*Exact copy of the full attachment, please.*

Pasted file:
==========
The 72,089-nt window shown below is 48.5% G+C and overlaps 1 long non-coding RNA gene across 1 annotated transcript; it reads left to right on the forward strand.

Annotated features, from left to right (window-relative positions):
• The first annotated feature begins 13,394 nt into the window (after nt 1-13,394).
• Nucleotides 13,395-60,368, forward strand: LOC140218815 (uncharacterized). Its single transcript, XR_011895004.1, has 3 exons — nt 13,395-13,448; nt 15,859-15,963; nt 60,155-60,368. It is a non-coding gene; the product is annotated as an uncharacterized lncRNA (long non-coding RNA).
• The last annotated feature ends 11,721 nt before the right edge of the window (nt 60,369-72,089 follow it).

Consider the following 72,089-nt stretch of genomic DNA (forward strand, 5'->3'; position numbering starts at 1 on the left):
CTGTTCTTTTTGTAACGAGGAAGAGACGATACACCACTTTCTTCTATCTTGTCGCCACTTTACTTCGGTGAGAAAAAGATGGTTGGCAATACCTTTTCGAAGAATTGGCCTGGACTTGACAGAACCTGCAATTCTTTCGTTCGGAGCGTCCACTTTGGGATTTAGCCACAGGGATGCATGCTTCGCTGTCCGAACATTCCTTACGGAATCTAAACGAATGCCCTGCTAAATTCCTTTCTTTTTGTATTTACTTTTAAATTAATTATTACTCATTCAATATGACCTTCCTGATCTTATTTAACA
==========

The 72,089-nt window shown below is 48.5% G+C and overlaps 1 long non-coding RNA gene across 1 annotated transcript; it reads left to right on the forward strand.

Annotated features, from left to right (window-relative positions):
• The first annotated feature begins 13,394 nt into the window (after nt 1-13,394).
• Nucleotides 13,395-60,368, forward strand: LOC140218815 (uncharacterized). Its single transcript, XR_011895004.1, has 3 exons — nt 13,395-13,448; nt 15,859-15,963; nt 60,155-60,368. It is a non-coding gene; the product is annotated as an uncharacterized lncRNA (long non-coding RNA).
• The last annotated feature ends 11,721 nt before the right edge of the window (nt 60,369-72,089 follow it).

Consider the following 72,089-nt stretch of genomic DNA (forward strand, 5'->3'; position numbering starts at 1 on the left):
CTGTTCTTTTTGTAACGAGGAAGAGACGATACACCACTTTCTTCTATCTTGTCGCCACTTTACTTCGGTGAGAAAAAGATGGTTGGCAATACCTTTTCGAAGAATTGGCCTGGACTTGACAGAACCTGCAATTCTTTCGTTCGGAGCGTCCACTTTGGGATTTAGCCACAGGGATGCATGCTTCGCTGTCCGAACATTCCTTACGGAATCTAAACGAATGCCCTGCTAAATTCCTTTCTTTTTGTATTTACTTTTAAATTAATTATTACTCATTCAATATGACCTTCCTGATCTTATTTAACA